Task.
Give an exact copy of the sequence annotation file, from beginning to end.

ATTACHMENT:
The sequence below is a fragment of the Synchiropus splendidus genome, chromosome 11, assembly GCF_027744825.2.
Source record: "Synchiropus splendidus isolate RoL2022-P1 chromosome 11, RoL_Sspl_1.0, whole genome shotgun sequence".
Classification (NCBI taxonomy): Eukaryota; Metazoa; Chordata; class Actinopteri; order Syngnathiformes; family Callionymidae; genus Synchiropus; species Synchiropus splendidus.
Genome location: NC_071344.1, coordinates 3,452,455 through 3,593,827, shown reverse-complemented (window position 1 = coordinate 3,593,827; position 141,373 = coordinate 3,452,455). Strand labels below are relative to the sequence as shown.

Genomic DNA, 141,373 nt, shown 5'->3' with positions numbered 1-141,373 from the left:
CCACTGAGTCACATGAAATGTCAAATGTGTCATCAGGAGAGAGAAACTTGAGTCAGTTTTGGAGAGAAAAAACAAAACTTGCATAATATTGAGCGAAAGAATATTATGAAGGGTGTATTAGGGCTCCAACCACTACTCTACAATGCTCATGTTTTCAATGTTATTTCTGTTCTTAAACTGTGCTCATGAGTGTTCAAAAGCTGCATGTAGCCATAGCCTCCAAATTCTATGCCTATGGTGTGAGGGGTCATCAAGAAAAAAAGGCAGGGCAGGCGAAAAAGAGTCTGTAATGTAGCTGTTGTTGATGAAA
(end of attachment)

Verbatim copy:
The sequence below is a fragment of the Synchiropus splendidus genome, chromosome 11, assembly GCF_027744825.2.
Source record: "Synchiropus splendidus isolate RoL2022-P1 chromosome 11, RoL_Sspl_1.0, whole genome shotgun sequence".
Classification (NCBI taxonomy): Eukaryota; Metazoa; Chordata; class Actinopteri; order Syngnathiformes; family Callionymidae; genus Synchiropus; species Synchiropus splendidus.
Genome location: NC_071344.1, coordinates 3,452,455 through 3,593,827, shown reverse-complemented (window position 1 = coordinate 3,593,827; position 141,373 = coordinate 3,452,455). Strand labels below are relative to the sequence as shown.

Genomic DNA, 141,373 nt, shown 5'->3' with positions numbered 1-141,373 from the left:
CCACTGAGTCACATGAAATGTCAAATGTGTCATCAGGAGAGAGAAACTTGAGTCAGTTTTGGAGAGAAAAAACAAAACTTGCATAATATTGAGCGAAAGAATATTATGAAGGGTGTATTAGGGCTCCAACCACTACTCTACAATGCTCATGTTTTCAATGTTATTTCTGTTCTTAAACTGTGCTCATGAGTGTTCAAAAGCTGCATGTAGCCATAGCCTCCAAATTCTATGCCTATGGTGTGAGGGGTCATCAAGAAAAAAAGGCAGGGCAGGCGAAAAAGAGTCTGTAATGTAGCTGTTGTTGATGAAA